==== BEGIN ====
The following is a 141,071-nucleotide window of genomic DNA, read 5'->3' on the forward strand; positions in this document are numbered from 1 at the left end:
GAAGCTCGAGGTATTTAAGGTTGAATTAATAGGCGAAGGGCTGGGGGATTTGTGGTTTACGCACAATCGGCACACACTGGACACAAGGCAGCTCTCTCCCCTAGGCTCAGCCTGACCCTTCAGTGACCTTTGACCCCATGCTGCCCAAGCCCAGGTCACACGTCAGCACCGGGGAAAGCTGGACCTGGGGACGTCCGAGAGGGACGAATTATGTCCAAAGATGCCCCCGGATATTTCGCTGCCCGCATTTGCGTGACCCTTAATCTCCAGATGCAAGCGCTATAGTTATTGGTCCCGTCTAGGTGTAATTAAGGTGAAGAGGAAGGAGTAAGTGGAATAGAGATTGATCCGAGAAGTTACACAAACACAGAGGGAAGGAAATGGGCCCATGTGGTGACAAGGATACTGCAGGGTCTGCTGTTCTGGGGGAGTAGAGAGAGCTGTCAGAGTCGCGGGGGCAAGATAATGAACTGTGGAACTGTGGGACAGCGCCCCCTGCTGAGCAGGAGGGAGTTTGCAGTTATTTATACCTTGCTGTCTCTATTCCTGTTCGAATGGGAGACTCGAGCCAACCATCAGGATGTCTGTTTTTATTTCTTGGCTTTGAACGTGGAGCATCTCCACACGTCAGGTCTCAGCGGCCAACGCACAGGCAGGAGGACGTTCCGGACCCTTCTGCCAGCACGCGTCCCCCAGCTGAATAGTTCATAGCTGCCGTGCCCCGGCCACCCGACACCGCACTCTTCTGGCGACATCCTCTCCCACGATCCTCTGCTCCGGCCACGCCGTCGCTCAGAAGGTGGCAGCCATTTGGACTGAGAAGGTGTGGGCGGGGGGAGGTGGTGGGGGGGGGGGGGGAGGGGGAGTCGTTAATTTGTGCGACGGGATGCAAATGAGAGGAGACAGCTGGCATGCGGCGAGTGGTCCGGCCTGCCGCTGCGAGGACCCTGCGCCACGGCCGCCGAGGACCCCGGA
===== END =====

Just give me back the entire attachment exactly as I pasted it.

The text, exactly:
The following is a 141,071-nucleotide window of genomic DNA, read 5'->3' on the forward strand; positions in this document are numbered from 1 at the left end:
GAAGCTCGAGGTATTTAAGGTTGAATTAATAGGCGAAGGGCTGGGGGATTTGTGGTTTACGCACAATCGGCACACACTGGACACAAGGCAGCTCTCTCCCCTAGGCTCAGCCTGACCCTTCAGTGACCTTTGACCCCATGCTGCCCAAGCCCAGGTCACACGTCAGCACCGGGGAAAGCTGGACCTGGGGACGTCCGAGAGGGACGAATTATGTCCAAAGATGCCCCCGGATATTTCGCTGCCCGCATTTGCGTGACCCTTAATCTCCAGATGCAAGCGCTATAGTTATTGGTCCCGTCTAGGTGTAATTAAGGTGAAGAGGAAGGAGTAAGTGGAATAGAGATTGATCCGAGAAGTTACACAAACACAGAGGGAAGGAAATGGGCCCATGTGGTGACAAGGATACTGCAGGGTCTGCTGTTCTGGGGGAGTAGAGAGAGCTGTCAGAGTCGCGGGGGCAAGATAATGAACTGTGGAACTGTGGGACAGCGCCCCCTGCTGAGCAGGAGGGAGTTTGCAGTTATTTATACCTTGCTGTCTCTATTCCTGTTCGAATGGGAGACTCGAGCCAACCATCAGGATGTCTGTTTTTATTTCTTGGCTTTGAACGTGGAGCATCTCCACACGTCAGGTCTCAGCGGCCAACGCACAGGCAGGAGGACGTTCCGGACCCTTCTGCCAGCACGCGTCCCCCAGCTGAATAGTTCATAGCTGCCGTGCCCCGGCCACCCGACACCGCACTCTTCTGGCGACATCCTCTCCCACGATCCTCTGCTCCGGCCACGCCGTCGCTCAGAAGGTGGCAGCCATTTGGACTGAGAAGGTGTGGGCGGGGGGAGGTGGTGGGGGGGGGGGGGGAGGGGGAGTCGTTAATTTGTGCGACGGGATGCAAATGAGAGGAGACAGCTGGCATGCGGCGAGTGGTCCGGCCTGCCGCTGCGAGGACCCTGCGCCACGGCCGCCGAGGACCCCGGA